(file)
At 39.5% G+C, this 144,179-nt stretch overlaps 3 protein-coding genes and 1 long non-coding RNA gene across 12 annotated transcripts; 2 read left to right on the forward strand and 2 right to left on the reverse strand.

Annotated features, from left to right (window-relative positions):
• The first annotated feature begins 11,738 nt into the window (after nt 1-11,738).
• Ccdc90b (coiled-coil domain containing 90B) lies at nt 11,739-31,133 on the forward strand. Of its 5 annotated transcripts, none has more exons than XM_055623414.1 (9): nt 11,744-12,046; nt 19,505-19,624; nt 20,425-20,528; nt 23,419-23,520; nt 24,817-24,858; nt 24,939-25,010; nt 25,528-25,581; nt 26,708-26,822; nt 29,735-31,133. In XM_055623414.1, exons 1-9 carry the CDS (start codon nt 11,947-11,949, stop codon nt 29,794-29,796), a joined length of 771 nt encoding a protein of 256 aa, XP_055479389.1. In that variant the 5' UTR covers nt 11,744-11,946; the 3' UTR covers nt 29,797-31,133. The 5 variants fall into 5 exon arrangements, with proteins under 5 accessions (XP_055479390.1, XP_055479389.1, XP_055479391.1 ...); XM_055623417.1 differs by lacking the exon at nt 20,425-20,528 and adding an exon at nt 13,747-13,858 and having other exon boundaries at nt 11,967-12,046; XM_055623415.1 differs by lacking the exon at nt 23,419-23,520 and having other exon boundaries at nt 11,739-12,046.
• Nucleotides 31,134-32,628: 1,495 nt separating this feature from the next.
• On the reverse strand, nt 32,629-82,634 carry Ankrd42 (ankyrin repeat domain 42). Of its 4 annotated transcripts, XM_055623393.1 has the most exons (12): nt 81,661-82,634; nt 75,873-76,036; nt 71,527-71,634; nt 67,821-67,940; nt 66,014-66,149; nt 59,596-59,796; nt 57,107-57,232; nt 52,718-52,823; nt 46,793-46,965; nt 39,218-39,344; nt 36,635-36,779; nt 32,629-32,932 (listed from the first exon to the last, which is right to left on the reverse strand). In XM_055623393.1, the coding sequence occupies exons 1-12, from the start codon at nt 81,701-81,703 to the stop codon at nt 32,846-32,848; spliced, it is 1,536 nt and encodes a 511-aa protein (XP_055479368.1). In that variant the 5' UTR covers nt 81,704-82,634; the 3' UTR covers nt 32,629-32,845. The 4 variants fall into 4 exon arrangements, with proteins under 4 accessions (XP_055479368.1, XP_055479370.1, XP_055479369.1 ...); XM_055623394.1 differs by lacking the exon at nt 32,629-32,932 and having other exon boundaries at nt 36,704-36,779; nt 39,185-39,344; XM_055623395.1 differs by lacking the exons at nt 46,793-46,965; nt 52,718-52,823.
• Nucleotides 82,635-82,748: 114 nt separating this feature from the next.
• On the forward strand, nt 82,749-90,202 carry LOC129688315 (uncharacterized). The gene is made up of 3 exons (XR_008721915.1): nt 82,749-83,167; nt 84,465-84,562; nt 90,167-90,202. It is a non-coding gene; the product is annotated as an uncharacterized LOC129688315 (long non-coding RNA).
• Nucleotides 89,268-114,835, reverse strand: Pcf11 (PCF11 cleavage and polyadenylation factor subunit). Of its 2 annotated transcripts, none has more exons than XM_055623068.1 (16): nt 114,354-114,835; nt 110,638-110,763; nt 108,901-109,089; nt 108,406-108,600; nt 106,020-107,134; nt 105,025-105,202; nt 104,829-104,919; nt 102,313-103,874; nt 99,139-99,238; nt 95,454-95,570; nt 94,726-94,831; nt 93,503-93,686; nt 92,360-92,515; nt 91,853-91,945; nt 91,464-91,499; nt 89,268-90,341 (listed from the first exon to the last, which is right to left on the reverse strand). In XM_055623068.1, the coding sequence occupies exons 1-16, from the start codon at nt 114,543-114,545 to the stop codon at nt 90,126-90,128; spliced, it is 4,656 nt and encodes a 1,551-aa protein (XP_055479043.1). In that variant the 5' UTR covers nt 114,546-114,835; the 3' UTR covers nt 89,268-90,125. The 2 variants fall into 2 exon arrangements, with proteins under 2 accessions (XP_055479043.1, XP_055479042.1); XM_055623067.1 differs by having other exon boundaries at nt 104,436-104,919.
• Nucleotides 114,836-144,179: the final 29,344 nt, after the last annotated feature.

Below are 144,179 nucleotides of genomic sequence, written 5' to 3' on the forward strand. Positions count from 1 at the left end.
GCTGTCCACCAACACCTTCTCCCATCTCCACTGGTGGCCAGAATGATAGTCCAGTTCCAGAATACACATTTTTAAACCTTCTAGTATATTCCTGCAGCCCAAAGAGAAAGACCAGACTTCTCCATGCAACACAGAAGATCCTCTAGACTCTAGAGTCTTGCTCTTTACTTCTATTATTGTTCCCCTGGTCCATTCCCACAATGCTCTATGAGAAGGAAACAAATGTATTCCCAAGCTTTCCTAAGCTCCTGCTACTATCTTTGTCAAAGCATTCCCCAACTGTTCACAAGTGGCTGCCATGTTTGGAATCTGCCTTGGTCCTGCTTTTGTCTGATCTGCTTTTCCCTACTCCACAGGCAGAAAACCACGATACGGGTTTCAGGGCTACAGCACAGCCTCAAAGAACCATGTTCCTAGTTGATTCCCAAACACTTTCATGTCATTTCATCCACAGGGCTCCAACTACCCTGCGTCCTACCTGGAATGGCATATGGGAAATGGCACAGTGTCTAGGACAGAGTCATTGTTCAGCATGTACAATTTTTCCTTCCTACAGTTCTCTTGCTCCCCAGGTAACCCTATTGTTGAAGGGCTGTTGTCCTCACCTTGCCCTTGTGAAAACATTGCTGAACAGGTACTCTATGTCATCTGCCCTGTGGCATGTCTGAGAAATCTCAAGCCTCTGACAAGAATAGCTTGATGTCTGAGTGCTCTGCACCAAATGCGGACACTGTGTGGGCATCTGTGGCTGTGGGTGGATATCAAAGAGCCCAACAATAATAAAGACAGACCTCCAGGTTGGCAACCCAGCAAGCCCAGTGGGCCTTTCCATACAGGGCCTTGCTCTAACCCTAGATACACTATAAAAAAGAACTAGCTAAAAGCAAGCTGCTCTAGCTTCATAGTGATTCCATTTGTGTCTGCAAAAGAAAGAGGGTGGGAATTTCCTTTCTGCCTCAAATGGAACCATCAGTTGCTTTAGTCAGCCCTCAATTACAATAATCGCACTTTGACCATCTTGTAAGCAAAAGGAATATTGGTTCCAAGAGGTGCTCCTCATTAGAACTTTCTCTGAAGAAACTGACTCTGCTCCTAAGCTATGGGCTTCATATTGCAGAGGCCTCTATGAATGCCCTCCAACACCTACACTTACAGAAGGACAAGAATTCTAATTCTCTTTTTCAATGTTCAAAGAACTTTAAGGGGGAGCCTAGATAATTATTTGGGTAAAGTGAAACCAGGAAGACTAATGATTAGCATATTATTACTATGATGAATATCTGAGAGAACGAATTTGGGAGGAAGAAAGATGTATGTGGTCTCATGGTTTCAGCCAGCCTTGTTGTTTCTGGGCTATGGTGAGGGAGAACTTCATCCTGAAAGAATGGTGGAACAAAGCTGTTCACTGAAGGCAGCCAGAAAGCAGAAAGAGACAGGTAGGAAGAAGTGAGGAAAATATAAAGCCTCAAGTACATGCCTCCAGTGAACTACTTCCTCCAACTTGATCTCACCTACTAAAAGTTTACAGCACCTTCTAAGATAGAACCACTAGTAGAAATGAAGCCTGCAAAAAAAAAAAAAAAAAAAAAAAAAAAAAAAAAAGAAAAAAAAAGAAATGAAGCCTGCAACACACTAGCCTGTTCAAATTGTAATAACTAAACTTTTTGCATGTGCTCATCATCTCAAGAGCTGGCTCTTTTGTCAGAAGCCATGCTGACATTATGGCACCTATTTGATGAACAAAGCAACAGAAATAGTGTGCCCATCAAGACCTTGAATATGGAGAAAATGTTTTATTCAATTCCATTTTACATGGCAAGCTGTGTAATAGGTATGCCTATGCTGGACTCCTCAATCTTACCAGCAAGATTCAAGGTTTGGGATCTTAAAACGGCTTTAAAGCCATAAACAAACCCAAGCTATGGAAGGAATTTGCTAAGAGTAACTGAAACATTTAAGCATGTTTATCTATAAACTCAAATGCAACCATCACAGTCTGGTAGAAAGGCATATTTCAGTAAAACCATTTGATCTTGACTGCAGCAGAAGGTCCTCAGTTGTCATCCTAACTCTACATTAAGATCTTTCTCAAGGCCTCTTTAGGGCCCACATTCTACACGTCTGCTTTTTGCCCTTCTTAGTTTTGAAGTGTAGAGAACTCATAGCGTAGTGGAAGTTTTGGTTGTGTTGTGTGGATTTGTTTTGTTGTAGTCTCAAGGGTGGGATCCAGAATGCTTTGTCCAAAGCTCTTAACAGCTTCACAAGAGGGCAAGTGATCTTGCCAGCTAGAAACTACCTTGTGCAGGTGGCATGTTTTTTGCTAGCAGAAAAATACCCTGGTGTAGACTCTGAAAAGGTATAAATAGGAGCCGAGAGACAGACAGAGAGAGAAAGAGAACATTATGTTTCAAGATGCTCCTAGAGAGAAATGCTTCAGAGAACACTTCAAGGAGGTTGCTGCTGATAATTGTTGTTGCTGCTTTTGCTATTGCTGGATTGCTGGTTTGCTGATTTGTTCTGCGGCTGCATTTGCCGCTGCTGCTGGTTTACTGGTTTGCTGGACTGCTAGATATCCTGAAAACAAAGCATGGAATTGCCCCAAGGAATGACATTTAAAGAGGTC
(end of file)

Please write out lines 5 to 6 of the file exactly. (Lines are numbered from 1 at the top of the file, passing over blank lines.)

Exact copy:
• Nucleotides 31,134-32,628: 1,495 nt separating this feature from the next.
• On the reverse strand, nt 32,629-82,634 carry Ankrd42 (ankyrin repeat domain 42). Of its 4 annotated transcripts, XM_055623393.1 has the most exons (12): nt 81,661-82,634; nt 75,873-76,036; nt 71,527-71,634; nt 67,821-67,940; nt 66,014-66,149; nt 59,596-59,796; nt 57,107-57,232; nt 52,718-52,823; nt 46,793-46,965; nt 39,218-39,344; nt 36,635-36,779; nt 32,629-32,932 (listed from the first exon to the last, which is right to left on the reverse strand). In XM_055623393.1, the coding sequence occupies exons 1-12, from the start codon at nt 81,701-81,703 to the stop codon at nt 32,846-32,848; spliced, it is 1,536 nt and encodes a 511-aa protein (XP_055479368.1). In that variant the 5' UTR covers nt 81,704-82,634; the 3' UTR covers nt 32,629-32,845. The 4 variants fall into 4 exon arrangements, with proteins under 4 accessions (XP_055479368.1, XP_055479370.1, XP_055479369.1 ...); XM_055623394.1 differs by lacking the exon at nt 32,629-32,932 and having other exon boundaries at nt 36,704-36,779; nt 39,185-39,344; XM_055623395.1 differs by lacking the exons at nt 46,793-46,965; nt 52,718-52,823.